Thursday, April 28, 2005

Finishing the Canterbury Tales

Today was the Chaucer class where we read the Parson's Prologue, parts of the Parson's Tale (I am the only person my age that I know who has actually read the whole thing in Middle English, and I don't inflict it upon my students), and the Retraction.

It's my experience that students do not react well to the Retraction. I do my best to try to put it in context, to explain how Christianity gave a very powerful worldview in the Middle Ages, that to ask Chaucer to follow our standards of "standing by his art" is unreasonable.

But they just don't buy it.

One student was particularly peeved that Chaucer was "once again trying to have it both ways," retracting his works in a text appended to those very works. "If he really wanted to retract his works, he could have burned them." Students pointed out that in some ways the retraction is just like Chaucer's attempt to distance himself from the bawdiness of the Miller's Tale while still writing it and taking credit for it: it's the Miller's Tale, and he's a churl, so if you don't want to be offended, turn over the leaf (interesting suggestion there that the Tales were to be read, not orally performed, the way Chaucer is depicted reading to the court in the Cambridge Troilus manuscript).

One student asked if we could blame the Retraction on social pressure. I said that we had no evidence that there was some priest standing next to Chaucer's deathbed saying "you'd better retract these things." "No," she said, "what I mean is social pressure inside of Chaucer; his ideas of what was right and wrong."

"How can you separate that from Chaucer?" I asked. And we then had an absolutely amazing literary / philosophical discussion. Of course my thinking on these matters is strongly influenced by Dennett's philosophy, which I know is controversial. But I was able to keep myself out of the discussion a lot, and the class really came alive. I think by the end they got an idea of how much is at stake in our understanding (or even construction) of authors. And they'd gotten there themselves (with a little guidance from me), not by decoding a theoretical text. Cool stuff.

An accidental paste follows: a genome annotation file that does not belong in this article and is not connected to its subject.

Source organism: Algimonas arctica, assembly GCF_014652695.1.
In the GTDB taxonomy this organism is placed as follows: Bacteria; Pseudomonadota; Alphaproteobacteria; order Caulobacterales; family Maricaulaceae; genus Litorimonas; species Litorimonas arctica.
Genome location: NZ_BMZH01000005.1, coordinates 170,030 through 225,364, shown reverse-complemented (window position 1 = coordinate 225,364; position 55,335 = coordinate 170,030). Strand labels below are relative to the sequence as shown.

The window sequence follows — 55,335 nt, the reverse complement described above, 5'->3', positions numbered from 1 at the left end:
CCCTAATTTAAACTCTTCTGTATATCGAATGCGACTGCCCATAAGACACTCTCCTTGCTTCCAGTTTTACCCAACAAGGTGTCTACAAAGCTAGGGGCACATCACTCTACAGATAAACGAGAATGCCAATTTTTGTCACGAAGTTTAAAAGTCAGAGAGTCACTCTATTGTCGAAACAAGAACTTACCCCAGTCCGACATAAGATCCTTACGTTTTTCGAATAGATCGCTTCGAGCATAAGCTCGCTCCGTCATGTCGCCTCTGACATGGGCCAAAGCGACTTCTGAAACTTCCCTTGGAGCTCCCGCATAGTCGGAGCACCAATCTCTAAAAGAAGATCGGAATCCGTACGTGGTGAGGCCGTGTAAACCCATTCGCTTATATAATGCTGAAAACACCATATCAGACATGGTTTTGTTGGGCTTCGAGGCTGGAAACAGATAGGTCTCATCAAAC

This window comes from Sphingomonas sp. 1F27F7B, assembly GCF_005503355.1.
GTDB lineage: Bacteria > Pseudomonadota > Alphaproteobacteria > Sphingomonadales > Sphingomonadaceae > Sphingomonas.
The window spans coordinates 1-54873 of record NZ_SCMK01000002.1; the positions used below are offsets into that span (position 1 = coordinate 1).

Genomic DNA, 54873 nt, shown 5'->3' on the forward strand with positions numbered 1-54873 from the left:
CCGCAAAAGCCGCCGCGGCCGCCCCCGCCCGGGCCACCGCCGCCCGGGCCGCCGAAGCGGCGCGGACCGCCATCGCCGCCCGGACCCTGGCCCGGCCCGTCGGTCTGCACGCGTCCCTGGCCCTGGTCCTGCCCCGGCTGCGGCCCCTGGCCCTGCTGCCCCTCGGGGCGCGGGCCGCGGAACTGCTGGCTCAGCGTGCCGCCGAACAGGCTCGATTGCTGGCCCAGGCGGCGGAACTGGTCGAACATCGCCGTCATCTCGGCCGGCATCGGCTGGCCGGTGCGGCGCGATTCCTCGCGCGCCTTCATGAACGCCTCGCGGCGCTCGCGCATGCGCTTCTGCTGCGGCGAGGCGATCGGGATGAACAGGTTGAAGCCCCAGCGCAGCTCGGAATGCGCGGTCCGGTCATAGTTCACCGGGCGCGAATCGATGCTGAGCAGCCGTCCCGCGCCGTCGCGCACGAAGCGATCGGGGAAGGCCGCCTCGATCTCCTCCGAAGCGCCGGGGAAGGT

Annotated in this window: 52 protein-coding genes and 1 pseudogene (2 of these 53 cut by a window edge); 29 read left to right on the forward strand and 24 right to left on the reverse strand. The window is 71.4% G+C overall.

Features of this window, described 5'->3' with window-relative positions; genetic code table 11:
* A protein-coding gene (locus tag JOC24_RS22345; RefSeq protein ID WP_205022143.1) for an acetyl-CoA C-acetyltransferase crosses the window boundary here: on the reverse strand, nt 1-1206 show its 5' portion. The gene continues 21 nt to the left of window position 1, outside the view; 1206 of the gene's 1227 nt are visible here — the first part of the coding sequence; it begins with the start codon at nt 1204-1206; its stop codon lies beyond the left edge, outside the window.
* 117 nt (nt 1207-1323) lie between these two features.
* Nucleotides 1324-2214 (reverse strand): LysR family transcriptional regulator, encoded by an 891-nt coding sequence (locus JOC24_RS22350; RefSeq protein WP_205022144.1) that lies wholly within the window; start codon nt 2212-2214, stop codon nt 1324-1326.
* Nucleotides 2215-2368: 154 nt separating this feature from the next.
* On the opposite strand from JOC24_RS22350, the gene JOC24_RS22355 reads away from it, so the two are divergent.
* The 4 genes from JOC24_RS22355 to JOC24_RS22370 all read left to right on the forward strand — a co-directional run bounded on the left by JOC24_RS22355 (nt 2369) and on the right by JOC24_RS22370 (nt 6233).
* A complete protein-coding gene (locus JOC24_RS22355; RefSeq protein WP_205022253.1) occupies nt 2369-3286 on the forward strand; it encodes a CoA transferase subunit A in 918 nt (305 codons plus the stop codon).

[This leads me to my next post, called "The Problem with Theory," which I hope to work on tomorrow. Then a post on the Hieronymus Bosch painting that is the International Medieval Congress at Kalamazoo (and I say that in the most affectionate way possible). But it's the end of the semester and many meetings of many sorts take precedence. Students first, who are worried about papers, exams, etc., but also preparation for my term as Chairman of the Educational Policy Committee. Everyone who hears that I've been chosen says "that's a real honor." So you know which kind of pain in what location it's going to be. ]

2 comments:

Deep Furrows said...

Hmm. I've never tried this, but you might teach the ideal of "detachment" as background to the Retraction. The form that springs to my mind most readily is later than Chaucer: the First Principle and Foundation from Ignatius's Spiritual Exercises.

The "First Principle" also contains the attitude that all created things lead to God, truth, and salvation -- not just Scripture. Feces, no less than a beautiful spring day, can be a revelation of God's love. Dante (Inferno) and Julian of Norwich (God opens us like a purse) shared this attitude.

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